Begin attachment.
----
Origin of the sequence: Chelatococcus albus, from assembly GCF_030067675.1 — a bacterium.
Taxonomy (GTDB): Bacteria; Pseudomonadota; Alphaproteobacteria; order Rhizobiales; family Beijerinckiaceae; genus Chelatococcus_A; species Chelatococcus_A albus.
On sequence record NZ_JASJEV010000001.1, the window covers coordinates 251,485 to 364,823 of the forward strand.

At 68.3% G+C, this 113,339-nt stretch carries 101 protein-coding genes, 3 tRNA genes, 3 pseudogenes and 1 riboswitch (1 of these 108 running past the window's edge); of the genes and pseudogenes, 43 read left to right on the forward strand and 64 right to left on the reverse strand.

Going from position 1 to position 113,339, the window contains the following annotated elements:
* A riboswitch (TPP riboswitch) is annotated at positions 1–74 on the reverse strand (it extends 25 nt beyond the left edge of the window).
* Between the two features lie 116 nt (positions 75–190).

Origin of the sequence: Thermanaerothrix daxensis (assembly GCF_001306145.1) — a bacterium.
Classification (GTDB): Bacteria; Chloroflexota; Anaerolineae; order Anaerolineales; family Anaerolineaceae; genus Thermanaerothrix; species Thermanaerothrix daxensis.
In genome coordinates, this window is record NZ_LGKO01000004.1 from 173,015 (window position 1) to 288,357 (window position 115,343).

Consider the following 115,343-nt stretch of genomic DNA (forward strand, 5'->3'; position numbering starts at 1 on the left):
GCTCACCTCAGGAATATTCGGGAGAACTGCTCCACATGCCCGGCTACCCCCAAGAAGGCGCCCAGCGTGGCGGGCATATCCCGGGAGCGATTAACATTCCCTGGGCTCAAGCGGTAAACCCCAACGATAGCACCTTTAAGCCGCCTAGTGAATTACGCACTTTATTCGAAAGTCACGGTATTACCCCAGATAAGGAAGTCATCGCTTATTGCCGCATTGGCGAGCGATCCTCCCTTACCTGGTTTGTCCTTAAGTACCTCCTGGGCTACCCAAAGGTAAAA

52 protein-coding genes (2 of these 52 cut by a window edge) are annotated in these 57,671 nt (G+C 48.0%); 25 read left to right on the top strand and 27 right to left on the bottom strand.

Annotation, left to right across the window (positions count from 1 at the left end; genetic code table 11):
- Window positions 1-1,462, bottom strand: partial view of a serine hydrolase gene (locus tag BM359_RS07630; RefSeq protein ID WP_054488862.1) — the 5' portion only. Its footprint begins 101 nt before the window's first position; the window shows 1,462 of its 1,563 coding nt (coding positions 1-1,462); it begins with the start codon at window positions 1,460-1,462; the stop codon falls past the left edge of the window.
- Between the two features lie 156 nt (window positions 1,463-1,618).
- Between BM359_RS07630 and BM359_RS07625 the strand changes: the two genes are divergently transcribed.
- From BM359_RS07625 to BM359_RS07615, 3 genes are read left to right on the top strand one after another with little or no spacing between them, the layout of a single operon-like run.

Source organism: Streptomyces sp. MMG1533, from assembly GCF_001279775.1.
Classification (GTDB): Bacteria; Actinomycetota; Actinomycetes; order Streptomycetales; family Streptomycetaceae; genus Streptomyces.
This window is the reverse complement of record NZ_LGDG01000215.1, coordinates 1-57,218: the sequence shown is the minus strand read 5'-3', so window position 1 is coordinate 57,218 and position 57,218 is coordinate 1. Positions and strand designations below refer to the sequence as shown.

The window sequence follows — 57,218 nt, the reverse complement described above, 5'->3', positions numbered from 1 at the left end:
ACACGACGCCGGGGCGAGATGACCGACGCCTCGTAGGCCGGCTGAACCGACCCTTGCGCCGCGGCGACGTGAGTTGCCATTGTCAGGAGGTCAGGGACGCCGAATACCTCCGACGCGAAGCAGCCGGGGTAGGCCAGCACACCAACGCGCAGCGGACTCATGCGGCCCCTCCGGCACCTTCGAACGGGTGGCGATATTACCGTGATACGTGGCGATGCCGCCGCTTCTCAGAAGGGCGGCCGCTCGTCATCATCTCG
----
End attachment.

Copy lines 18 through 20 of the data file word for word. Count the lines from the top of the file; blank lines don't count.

- From BM359_RS07625 to BM359_RS07615, 3 genes are read left to right on the top strand one after another with little or no spacing between them, the layout of a single operon-like run.

Source organism: Streptomyces sp. MMG1533, from assembly GCF_001279775.1.
Classification (GTDB): Bacteria; Actinomycetota; Actinomycetes; order Streptomycetales; family Streptomycetaceae; genus Streptomyces.